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Clematis

Best bets for growing clematis in your garden

Clematis are not as difficult to grow as many gardeners believe. There are many different types, from herbaceous vines to shade-loving ground covers, so it's simply a matter of choosing the correct clematis for the correct location. Michael Weishan visited Completely Clematis in Ipswich, Massachusetts, where owner Sue Austin grows over 200 varieties.

clematis

Clematis viticella

'Betty Corning'

Like most clematis, 'Betty Corning' is a vine. One of the most vigorous clematis hybrids, it requires very little maintenance. It has a long flowering season — its fragrant blossoms are in bloom from May through September.

clematis

Clematis

'Arabella'

'Arabella' is great as an ornamental plant. It loves to grow contained in a pot and cascades nicely over the sides. It grows to a height of 6 feet and is almost always in bloom.

clematis

Clematis viticella

'Alba Luxurians'

'Alba Luxurians' is another vine clematis and does best when growing up and into a shrub. It is late-flowering, blooming from mid-summer to late fall. When grown through a shrub, 'Alba Luxurians' is better protected from disease and clematis wilt, a condition characterized by the complete collapse of either the entire plant or just one of the shoots.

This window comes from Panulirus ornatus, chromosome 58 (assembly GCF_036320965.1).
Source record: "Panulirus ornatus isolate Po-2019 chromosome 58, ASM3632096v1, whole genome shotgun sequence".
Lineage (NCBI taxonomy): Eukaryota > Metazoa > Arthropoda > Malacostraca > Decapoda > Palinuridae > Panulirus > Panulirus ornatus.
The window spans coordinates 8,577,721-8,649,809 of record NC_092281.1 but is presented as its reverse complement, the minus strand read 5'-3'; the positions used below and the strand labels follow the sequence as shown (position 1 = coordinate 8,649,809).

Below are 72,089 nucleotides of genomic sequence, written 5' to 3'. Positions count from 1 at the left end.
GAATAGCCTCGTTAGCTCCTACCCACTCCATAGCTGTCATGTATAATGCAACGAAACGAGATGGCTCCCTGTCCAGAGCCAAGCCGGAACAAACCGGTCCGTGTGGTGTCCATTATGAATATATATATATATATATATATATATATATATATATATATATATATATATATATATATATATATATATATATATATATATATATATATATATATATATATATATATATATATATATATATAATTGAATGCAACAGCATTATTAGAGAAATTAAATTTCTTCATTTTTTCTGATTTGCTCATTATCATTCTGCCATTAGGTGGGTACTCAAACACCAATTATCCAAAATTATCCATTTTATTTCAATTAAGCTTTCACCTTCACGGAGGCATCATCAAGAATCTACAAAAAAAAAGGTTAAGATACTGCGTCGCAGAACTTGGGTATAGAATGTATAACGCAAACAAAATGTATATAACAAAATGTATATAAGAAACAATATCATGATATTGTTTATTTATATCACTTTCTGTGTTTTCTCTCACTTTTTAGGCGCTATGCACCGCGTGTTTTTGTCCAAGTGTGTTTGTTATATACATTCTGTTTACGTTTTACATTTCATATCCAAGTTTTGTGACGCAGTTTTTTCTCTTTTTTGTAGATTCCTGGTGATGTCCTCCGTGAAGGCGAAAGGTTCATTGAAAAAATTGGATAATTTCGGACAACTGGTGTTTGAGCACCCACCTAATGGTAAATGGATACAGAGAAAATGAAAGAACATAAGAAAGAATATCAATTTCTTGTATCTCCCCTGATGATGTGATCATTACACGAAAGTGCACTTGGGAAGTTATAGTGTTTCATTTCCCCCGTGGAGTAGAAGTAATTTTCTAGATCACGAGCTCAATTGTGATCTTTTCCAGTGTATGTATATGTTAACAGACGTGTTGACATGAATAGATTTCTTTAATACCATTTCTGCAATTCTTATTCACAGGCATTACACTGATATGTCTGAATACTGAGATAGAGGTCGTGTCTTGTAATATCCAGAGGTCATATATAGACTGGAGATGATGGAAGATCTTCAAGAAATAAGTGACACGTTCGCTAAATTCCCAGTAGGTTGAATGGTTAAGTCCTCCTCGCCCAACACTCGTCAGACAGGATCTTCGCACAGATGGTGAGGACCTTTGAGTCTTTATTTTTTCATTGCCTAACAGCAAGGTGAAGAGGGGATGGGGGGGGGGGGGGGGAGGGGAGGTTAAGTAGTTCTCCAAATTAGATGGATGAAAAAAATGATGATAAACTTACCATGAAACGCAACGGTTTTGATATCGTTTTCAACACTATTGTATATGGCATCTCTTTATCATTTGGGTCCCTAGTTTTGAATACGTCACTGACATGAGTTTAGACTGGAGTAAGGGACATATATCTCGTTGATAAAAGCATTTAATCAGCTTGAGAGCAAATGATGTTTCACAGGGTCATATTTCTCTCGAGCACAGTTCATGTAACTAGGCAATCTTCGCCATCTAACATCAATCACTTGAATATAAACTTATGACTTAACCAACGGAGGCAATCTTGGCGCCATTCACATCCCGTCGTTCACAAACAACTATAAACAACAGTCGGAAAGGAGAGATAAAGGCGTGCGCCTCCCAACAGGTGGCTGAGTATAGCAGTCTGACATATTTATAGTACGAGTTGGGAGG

clematis

Clematis

'Mrs. Robert Brydon'

If you want a clematis that acts as a ground cover, 'Mrs. Robert Brydon' is an excellent choice. With branches that grow out to about 6 to 8 feet, it requires almost no maintenance and inhibits weed growth. It blooms for about one and a half to two months, depending on sun exposure. In shady areas, its blooms tend to last longer and are more intense in color.


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This segment appears in show #2820.

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Published August 31, 2007